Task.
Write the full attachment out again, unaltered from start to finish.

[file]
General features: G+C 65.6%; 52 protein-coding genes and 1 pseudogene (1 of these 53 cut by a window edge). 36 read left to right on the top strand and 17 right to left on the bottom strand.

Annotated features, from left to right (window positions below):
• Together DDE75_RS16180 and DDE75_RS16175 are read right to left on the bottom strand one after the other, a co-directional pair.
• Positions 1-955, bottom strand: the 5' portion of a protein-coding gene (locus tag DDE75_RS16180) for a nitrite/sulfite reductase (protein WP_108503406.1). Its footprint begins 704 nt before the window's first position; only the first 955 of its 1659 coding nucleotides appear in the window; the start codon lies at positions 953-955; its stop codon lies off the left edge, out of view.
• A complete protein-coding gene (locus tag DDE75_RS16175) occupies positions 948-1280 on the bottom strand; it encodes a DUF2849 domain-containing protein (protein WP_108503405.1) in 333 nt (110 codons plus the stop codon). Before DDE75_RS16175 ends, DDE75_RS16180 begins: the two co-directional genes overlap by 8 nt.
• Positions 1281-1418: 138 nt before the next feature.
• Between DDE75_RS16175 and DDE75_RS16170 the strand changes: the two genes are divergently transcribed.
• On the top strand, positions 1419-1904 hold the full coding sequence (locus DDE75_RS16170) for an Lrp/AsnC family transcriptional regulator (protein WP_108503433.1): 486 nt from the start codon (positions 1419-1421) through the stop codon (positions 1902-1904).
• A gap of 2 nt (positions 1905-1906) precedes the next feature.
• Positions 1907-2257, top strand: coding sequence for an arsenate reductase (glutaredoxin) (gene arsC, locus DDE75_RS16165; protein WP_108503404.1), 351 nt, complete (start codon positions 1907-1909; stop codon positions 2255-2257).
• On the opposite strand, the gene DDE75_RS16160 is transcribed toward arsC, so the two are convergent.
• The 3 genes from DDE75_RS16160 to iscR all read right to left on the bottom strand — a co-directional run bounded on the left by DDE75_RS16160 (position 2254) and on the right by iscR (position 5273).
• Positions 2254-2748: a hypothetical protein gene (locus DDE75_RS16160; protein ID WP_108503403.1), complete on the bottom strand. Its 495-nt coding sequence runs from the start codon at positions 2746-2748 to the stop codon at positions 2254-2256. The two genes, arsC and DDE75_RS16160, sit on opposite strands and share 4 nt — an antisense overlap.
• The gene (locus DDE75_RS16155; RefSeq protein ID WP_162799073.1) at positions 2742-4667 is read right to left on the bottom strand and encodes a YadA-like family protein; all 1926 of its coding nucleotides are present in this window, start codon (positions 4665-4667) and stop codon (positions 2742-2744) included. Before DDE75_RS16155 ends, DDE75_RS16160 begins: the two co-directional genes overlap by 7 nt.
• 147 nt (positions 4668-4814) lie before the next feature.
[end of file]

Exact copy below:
General features: G+C 65.6%; 52 protein-coding genes and 1 pseudogene (1 of these 53 cut by a window edge). 36 read left to right on the top strand and 17 right to left on the bottom strand.

Annotated features, from left to right (window positions below):
• Together DDE75_RS16180 and DDE75_RS16175 are read right to left on the bottom strand one after the other, a co-directional pair.
• Positions 1-955, bottom strand: the 5' portion of a protein-coding gene (locus tag DDE75_RS16180) for a nitrite/sulfite reductase (protein WP_108503406.1). Its footprint begins 704 nt before the window's first position; only the first 955 of its 1659 coding nucleotides appear in the window; the start codon lies at positions 953-955; its stop codon lies off the left edge, out of view.
• A complete protein-coding gene (locus tag DDE75_RS16175) occupies positions 948-1280 on the bottom strand; it encodes a DUF2849 domain-containing protein (protein WP_108503405.1) in 333 nt (110 codons plus the stop codon). Before DDE75_RS16175 ends, DDE75_RS16180 begins: the two co-directional genes overlap by 8 nt.
• Positions 1281-1418: 138 nt before the next feature.
• Between DDE75_RS16175 and DDE75_RS16170 the strand changes: the two genes are divergently transcribed.
• On the top strand, positions 1419-1904 hold the full coding sequence (locus DDE75_RS16170) for an Lrp/AsnC family transcriptional regulator (protein WP_108503433.1): 486 nt from the start codon (positions 1419-1421) through the stop codon (positions 1902-1904).
• A gap of 2 nt (positions 1905-1906) precedes the next feature.
• Positions 1907-2257, top strand: coding sequence for an arsenate reductase (glutaredoxin) (gene arsC, locus DDE75_RS16165; protein WP_108503404.1), 351 nt, complete (start codon positions 1907-1909; stop codon positions 2255-2257).
• On the opposite strand, the gene DDE75_RS16160 is transcribed toward arsC, so the two are convergent.
• The 3 genes from DDE75_RS16160 to iscR all read right to left on the bottom strand — a co-directional run bounded on the left by DDE75_RS16160 (position 2254) and on the right by iscR (position 5273).
• Positions 2254-2748: a hypothetical protein gene (locus DDE75_RS16160; protein ID WP_108503403.1), complete on the bottom strand. Its 495-nt coding sequence runs from the start codon at positions 2746-2748 to the stop codon at positions 2254-2256. The two genes, arsC and DDE75_RS16160, sit on opposite strands and share 4 nt — an antisense overlap.
• The gene (locus DDE75_RS16155; RefSeq protein ID WP_162799073.1) at positions 2742-4667 is read right to left on the bottom strand and encodes a YadA-like family protein; all 1926 of its coding nucleotides are present in this window, start codon (positions 4665-4667) and stop codon (positions 2742-2744) included. Before DDE75_RS16155 ends, DDE75_RS16160 begins: the two co-directional genes overlap by 7 nt.
• 147 nt (positions 4668-4814) lie before the next feature.